We have one pet—a fish named Jack. We had two foster bunnies, Easter and Thumper, who dwelled in our garden, but we haven’t seen them for awhile. That could be due to the two big (harmless to humans) snakes that live under our sidewalk.
Despite being practically pet-less, we’re dog people. We love dogs. Some neighbors whose backyard attaches to ours have a big oafish yellow lab named Nemo, and I love to watch him frolic and play, ears and tongue flapping valiantly in the wind.
We are NOT cat people. I’m allergic to them, they make everything smell like pee or poop, they are standoffish, and, I’ll say it, they're rude. They’re judgmental little creatures who would happily scratch you just to watch you bleed.
Dogs? Dogs have souls purer than newborns. My uncle has this whole philosophy about dogs that he calls Dog Theology. I forget the details, but it’s remarkably profound. I’m serious! Uncle Brent, if you’re reading this, perhaps you can explain Dog Theology in the comments section?
So, for Christmas this year, I bought Charlotte a board book at Costco aptly titled DOG. (See the cover image above.) It’s interactive, the tails wag, the dogs have different textures for fur, and the dog leg raises up and down to pee.
Oh my goodness. DOG is Charlotte’s Jane Eyre. She loves it. We read it in the morning, and then we read it AT LEAST three more times in the evening. When we get to the “shaggy dog” (with its grey curly fur), we sing the “Shaggy Dog” song Chris made up. When we get to “howl dog” (a chocolate lab puppy), we HOWWWWLLLL that dog. And on the last page, when Charlotte lifts up the tree picture to find the one lone CAT!, I always editorialize that we don’t have to swerve for cats.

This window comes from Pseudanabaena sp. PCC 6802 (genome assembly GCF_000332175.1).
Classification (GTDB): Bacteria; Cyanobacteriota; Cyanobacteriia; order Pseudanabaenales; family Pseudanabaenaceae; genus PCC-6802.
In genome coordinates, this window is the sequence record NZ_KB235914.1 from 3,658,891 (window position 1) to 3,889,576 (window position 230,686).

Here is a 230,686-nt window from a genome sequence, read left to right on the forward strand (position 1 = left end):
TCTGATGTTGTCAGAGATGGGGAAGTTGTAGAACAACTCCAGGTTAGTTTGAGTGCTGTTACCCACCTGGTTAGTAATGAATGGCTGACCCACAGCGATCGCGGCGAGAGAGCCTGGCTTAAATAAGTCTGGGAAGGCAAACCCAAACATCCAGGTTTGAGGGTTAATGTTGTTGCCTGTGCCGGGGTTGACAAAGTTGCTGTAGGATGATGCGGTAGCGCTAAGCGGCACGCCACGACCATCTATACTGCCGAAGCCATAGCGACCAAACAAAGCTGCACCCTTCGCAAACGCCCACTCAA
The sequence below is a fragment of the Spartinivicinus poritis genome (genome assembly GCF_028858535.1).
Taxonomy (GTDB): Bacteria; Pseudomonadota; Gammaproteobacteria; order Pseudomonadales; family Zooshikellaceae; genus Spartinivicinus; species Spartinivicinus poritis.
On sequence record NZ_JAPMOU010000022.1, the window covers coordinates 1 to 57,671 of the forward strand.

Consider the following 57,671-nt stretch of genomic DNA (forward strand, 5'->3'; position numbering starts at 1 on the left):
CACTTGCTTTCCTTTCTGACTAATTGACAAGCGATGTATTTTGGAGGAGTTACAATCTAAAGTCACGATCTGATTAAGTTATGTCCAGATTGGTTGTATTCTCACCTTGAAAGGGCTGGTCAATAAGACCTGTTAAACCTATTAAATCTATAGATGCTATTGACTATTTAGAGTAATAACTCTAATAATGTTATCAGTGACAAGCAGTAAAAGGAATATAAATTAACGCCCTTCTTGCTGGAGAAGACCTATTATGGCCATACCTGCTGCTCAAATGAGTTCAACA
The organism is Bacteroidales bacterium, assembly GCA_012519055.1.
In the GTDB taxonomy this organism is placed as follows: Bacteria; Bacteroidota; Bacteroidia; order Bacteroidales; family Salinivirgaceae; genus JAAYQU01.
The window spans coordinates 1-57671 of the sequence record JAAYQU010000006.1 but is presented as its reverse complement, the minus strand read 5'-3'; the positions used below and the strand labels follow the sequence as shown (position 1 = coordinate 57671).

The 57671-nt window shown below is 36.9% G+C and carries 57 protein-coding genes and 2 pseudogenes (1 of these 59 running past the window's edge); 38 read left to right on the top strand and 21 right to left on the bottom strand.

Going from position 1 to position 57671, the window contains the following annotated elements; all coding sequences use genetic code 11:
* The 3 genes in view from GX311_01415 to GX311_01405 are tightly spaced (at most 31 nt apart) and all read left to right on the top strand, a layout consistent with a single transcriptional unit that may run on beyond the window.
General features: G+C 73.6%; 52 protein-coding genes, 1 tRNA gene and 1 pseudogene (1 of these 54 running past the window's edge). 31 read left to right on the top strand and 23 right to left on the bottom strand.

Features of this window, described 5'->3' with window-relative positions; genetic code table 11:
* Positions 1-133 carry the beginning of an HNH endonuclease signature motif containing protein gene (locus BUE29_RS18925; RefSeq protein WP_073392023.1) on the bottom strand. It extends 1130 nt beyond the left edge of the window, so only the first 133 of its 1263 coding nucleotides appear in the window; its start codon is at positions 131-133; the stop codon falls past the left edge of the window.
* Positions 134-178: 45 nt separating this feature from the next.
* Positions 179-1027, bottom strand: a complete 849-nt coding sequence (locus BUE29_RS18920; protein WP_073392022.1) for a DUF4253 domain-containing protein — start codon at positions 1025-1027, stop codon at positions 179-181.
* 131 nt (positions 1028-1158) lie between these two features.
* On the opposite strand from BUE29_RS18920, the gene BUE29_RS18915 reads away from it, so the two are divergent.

I should probably stop doing that.
No matter where I “hide” the book, thinking that this time she’ll pick a different one, Charlotte looks until she finds it, struggles to grab it with her pudgy hands (it’s quite a large book), and carries it over to wherever I am. If I’m doing something in the middle of the room, she plops down at my feet (like a dog, of course), opens the book, and looks up at me expectantly. And who can resist that? So I sit down behind her and she leans back, nestling into me and getting all comfy. And we read DOG.
Or, if I’m already in the rocking chair, she finds DOG, comes over to me, and (holding the book) turns to face outward so she’ll already be in her reading-with-mommy position when I pull her up into my lap. And we read DOG.
If it’s morning time, that’s it. No more DOG with Mommy, but she does get to bring it with her to our bedroom while we get ready for work. There, she goes through the book on her own.
If it’s bedtime, she slides off my lap and picks another book off the bookshelf. Who knows what she’ll choose? Back up she comes, and we read. Then, she slides off to pick out her third book (we read three or four per night, depending on how wired she is and how much winding down we need to do). As she searches for her third book, she looks around, confused. Where is DOG? Well, it’s not on the shelf, because we just read it. Usually, it’s on top of her dresser—the closest surface for me to set it from the rocking chair.
So she starts frantically pointing at it, whining, “Muh! Muh! Muh!” (“More”? “Mine”? We dunno.)
“Really?” I say. “You want to read it again?”
She nods, furiously.
And so we read DOG. Again. And you know what? We usually do it a fourth time.
School Library Journal had the gall to give this book a poor review, saying “leave this one for the bookstore,” citing awkward phrasing and the reviewer’s prediction that toddlers would totally miss the point of the sticky dog tongue on one of the pages.
I beg to differ. My girl touches all the dogs’ tongues, looking for the sticky one. When she finds it, her face breaks into a grin.
She touches all the dogs' "fur," helps me make their tails wag and heads shake and legs scratch, and loves to find the sticky tongue.
I mean, really. She’s a book-lover and a dog-lover, all at once. You know, pretty much perfect.